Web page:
Yorkshire Times
A Voice of the Free Press
Ian Garner
Business Writer
2:00 AM 2nd April 2022

“What Is The Difference Between A Coach And A Mentor?”

Image: Geralt on Pixabay
Image: Geralt on Pixabay
Famous American, Benjamin Franklin said: “Tell me and I forget, teach me and I may remember, involve me and I learn.”

We often hear the terms ‘coaching’ and ‘mentoring’ used interchangeably. Wherever these terms are used, the success of these approaches depends on many factors, not least the business culture, the skills of the individual mentor or coach, and the emphasis that is placed on learning and development in the organisational context.

While the skills required are similar, and both are used as professional development tools, the structure and the outcome are quite different.

Image: Pixabay
Image: Pixabay
The CIPD (Chartered Institute of Personnel and Development) describes them as follows:

Coaching is something that aims to produce optimal performance and improvement at work. It focuses on specific skills and goals, although it may also have an impact on an individual’s personal attributes such as social interaction or confidence. The process typically lasts for a defined period of time or forms the basis of an on-going management style.

Mentoring in the workplace tends to describe a relationship in which a more experienced colleague shares their greater knowledge to support the development of an inexperienced member of staff. It calls on the skills of questioning, listening, clarifying and reframing that are also associated with coaching. One key distinction is that mentoring relationships tend to be longer term than coaching arrangements.

Image: Pixabay
Image: Pixabay
The CMI (Chartered Management Institute) descriptions of the mentor and the coach are as follows

The mentor is a more experienced guide and adviser with relevant professional and sector knowledge, passing it on to a less experienced mentee. This is common practice in professional organisations, sometimes under the banner of ‘supervision.’ It is particularly helpful to a new leader, less experienced professional or someone promoted to a more senior position where so much can be new and unfamiliar. The leader is typically unprepared for the protocols, techniques and some aspects of relevant knowledge and skills. A mentor is generally there to provide wisdom, build confidence and give a guiding hand, so that mentor needs to possess not only the appropriate and relevant experience, but also the communication skills, patience and approach to help their mentee to develop their understanding, skills and, often, their career. Mentoring is therefore commonly used in succession planning, to prepare an individual for the ‘next step’ and support them afterwards.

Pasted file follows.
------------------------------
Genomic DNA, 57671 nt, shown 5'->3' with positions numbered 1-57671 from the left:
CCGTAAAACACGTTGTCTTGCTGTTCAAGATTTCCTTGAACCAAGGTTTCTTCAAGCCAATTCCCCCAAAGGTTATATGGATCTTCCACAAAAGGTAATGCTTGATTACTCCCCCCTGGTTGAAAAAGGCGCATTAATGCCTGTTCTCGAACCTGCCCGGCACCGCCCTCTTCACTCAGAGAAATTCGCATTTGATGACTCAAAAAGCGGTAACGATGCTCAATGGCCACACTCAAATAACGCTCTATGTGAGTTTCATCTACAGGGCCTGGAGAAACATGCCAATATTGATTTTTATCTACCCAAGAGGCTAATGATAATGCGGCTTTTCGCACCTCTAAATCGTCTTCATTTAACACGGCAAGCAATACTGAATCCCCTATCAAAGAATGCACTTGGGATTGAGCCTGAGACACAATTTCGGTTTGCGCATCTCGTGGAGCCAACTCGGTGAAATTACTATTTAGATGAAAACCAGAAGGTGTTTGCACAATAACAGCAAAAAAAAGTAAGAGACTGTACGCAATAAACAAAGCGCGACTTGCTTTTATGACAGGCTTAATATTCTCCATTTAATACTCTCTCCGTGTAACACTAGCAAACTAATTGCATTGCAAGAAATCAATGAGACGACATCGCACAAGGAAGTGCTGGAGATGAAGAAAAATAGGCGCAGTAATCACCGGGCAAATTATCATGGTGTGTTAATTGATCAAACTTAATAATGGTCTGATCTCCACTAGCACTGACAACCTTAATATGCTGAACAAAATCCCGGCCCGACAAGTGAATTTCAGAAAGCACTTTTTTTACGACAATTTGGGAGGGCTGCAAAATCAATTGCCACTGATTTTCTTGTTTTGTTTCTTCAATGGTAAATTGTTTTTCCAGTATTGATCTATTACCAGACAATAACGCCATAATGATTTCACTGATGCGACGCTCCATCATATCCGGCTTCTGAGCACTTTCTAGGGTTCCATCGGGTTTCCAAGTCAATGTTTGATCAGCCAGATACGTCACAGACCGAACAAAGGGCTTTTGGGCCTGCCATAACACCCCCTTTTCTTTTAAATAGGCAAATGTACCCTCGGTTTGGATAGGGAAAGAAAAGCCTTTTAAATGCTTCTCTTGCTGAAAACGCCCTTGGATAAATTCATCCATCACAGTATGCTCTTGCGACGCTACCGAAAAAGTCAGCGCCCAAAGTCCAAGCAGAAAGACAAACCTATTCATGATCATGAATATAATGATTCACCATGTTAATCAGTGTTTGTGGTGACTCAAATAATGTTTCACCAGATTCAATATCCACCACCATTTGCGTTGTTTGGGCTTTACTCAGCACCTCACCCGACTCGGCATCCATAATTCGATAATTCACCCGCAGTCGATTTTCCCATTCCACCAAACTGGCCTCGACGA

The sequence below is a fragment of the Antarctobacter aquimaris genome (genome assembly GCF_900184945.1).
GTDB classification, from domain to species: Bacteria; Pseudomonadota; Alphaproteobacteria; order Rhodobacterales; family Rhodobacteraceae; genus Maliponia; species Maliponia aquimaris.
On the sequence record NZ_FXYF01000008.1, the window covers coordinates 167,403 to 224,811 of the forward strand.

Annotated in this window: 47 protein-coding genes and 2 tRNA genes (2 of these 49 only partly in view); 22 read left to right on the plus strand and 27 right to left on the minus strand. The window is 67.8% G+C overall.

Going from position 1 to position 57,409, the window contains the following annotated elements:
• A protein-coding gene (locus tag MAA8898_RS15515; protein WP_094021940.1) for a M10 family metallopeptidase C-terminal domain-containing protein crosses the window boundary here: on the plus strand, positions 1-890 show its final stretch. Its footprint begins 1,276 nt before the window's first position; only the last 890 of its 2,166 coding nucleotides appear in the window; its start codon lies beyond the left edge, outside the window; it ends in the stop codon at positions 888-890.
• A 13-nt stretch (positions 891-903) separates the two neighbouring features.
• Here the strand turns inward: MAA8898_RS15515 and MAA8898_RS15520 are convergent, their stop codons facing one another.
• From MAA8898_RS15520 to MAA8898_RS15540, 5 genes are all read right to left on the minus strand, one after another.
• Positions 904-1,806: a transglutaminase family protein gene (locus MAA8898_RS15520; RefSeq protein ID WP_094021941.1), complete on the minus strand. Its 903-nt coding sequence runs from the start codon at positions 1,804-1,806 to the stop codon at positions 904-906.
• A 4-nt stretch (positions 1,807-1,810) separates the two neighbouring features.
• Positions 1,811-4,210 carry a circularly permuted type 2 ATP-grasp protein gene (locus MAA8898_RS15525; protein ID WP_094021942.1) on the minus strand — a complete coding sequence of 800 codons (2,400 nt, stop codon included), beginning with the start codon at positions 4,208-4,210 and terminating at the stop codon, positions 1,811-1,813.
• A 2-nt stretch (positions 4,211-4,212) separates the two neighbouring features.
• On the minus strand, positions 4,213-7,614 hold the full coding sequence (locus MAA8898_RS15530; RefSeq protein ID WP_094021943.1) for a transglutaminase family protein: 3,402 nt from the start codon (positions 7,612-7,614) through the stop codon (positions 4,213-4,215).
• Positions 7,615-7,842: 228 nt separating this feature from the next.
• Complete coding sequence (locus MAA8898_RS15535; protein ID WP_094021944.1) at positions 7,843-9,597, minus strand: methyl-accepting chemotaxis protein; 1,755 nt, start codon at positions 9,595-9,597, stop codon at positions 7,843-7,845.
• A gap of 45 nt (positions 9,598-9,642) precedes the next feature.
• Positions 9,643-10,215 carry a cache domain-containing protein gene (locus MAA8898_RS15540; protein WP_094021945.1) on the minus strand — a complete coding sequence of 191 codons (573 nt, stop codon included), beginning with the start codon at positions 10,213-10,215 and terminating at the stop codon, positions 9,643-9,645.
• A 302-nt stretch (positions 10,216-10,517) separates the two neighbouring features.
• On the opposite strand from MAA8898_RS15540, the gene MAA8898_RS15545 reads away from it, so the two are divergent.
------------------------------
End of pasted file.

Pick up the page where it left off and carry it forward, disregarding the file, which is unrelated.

The coach has a set of skills and capabilities that may not occur naturally in an individual. A good coach is generally one who has been trained in specific skills and techniques of questioning, listening and prompting reflection. Essentially, coaching is non-directive – unlike the mentor, it is not the coach’s place to advise or instruct, but to ask questions and encourage the individual/s they are coaching to find their own answers.

Some interesting quotes on mentoring and coaching include the following:

“Mentors have a way of seeing more of our faults that we would like. It's the only way we grow.” George Lucas

"The delicate balance of mentoring someone is not creating them in your own image but giving them the opportunity to create themselves." Steven Spielberg

“A good coach sees in you that you can’t see in yourself.” Pep Guardiola

“Coaching is unlocking a person’s potential to maximize their growth.” John Whitmore

Coaching and mentoring members of your team makes them more valuable to your organisation by developing and improving their skills, both professionally and personally.

Showing interest in the growth, development and progress of your employees, shows them that you care about their progress. This will increase loyalty and retention.

Ian Garner
Ian Garner
Ian Garner is a retired Fellow of the Chartered Management Institute (FCMI) and a Fellow of the Institute of Directors (FIoD). He is Vice Chair of the Institute of Directors, North Yorkshire Branch. He is founder and director at Practical Solutions Management, a strategic consultancy practice and skilled in developing strategy and providing strategic direction, specialising in business growth and leadership. Ian is a Board Member of Maggie’s Leeds. Maggie’s provides emotional and practical cancer support and information in centres across the UK and online, with their centre in Leeds based at St James’s Hospital.

The Institute of Directors (IoD) is the UK's largest membership organisation for business leaders, providing informative events, professional development courses for self-improvement, networking and expert advice. The IoD North Yorkshire Branch has members across Harrogate, York and the surrounding towns and is reaching out to business leaders, of large and small enterprises, to help their businesses succeed.